Tuesday, June 22, 2010

Yuan Floats Hope?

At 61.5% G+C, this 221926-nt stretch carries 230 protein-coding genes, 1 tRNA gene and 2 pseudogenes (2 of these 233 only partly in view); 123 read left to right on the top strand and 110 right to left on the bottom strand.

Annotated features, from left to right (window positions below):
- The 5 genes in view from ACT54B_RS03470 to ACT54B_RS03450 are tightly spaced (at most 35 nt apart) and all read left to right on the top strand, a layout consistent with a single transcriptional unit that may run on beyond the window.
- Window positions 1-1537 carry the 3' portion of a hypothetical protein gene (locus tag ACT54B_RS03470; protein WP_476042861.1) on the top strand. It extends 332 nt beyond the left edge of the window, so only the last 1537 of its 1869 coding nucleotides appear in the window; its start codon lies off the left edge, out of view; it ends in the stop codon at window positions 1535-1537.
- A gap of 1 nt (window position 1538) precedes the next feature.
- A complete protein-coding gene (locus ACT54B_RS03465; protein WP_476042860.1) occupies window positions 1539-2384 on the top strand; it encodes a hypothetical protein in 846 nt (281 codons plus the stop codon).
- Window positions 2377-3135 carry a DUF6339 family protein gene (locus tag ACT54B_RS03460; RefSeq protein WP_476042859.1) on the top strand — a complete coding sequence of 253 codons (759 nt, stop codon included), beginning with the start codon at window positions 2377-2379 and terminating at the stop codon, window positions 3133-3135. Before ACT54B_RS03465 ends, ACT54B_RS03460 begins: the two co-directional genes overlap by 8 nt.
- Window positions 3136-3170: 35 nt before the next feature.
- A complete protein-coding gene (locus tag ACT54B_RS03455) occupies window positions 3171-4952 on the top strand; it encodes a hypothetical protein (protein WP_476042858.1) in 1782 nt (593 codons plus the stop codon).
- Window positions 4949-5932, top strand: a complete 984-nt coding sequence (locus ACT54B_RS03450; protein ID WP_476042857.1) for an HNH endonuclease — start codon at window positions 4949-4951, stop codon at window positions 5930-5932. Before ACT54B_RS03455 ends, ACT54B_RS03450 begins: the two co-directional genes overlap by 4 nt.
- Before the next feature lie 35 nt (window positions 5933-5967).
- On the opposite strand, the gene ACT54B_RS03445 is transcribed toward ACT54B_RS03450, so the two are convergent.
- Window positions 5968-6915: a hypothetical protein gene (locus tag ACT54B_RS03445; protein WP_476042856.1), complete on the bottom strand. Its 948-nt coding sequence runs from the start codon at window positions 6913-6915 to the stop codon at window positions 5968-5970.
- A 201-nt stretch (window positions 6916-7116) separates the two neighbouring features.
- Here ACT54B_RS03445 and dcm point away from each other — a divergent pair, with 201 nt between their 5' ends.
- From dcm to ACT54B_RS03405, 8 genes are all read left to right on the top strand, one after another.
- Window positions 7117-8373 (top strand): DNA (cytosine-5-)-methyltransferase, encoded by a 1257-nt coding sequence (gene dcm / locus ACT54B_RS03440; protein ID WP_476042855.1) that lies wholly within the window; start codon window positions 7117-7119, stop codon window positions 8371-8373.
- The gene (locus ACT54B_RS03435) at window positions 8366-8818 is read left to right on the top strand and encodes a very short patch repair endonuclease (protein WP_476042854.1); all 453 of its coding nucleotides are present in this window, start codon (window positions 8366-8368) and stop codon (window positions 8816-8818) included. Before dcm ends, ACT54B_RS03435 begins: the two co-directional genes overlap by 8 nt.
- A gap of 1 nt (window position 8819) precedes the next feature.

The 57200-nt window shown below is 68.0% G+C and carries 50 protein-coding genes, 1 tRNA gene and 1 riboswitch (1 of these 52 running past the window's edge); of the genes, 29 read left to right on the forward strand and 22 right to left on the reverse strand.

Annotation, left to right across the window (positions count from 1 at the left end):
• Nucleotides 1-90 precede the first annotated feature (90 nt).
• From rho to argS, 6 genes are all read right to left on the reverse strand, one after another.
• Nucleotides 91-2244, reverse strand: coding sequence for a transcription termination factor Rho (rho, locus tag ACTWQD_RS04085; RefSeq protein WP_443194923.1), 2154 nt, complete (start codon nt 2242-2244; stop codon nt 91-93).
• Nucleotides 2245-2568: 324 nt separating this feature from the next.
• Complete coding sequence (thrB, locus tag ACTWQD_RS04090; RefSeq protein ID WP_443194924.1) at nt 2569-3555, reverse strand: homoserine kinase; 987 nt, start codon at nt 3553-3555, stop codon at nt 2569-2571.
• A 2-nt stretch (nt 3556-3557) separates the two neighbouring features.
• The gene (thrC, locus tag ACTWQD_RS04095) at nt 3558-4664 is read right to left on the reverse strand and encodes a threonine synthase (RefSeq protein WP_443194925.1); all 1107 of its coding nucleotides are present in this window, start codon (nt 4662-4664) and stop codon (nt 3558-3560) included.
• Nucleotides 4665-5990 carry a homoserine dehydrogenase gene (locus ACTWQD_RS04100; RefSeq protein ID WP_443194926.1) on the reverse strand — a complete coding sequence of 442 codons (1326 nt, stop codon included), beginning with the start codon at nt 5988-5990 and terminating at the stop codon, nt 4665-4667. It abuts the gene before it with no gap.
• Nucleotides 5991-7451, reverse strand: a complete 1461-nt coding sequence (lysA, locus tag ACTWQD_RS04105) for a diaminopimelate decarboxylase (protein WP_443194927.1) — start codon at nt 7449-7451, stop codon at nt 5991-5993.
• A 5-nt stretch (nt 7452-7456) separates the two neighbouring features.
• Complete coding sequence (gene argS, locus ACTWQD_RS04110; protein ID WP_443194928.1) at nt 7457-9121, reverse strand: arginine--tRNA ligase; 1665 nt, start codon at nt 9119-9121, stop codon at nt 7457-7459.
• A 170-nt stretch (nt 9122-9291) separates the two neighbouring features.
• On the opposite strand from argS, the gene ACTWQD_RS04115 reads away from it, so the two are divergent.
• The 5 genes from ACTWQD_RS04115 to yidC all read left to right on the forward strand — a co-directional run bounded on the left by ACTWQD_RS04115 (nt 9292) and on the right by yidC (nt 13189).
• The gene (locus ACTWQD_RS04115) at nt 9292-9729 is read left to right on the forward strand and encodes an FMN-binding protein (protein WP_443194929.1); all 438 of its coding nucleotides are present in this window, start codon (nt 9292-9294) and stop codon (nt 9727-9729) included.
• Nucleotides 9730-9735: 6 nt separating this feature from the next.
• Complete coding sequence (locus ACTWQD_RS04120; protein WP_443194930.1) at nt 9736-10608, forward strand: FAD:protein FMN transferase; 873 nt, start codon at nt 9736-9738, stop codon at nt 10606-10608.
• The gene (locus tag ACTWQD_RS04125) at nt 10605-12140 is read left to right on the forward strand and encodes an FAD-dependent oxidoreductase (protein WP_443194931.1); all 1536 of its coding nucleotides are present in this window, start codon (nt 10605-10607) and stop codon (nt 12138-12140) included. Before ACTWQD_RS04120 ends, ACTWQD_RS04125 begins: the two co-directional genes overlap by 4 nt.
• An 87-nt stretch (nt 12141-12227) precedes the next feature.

So the Chinese government is going to finally allow the Yuan to float (somewhat, but not fully, mechanism yet to be determined) rather than being pegged to the U.S. dollar.  This raises two questions for me.  First, does this mean that China will gradually slow down (and eventually stop) buying American debt?  Second, is this the first step towards a Chinese push to make the Yuan the world's reserve currency?  If either is the case, there are rude shocks ahead for the western democracies.  Of one thing we can be sure: China only does what is good for China.  China could care less about what's good for the global financial system, the environment, or anything else.  China is an increasingly militaristic nation, with eight aircraft carriers under construction at last count and copies of whole Asian cities built to scale in the desert for war games.  China, remember, is a totalitarian state; they rigidly control their own populace through censorship and the secret police.  Economic belligerence is certainly consistent with their past.  And then there's their support for rogue regimes like North Korea and Iran.  Allowing the Yuan to float (somewhat, but not fully, mechanism yet to be determined) is supposedly a sign that China has confidence in the global recovery.  Allowing it to rise 0.05% yesterday is confidence in the global recovery?  I think I might be more confident in the recovery than that, and I think it's fantasy!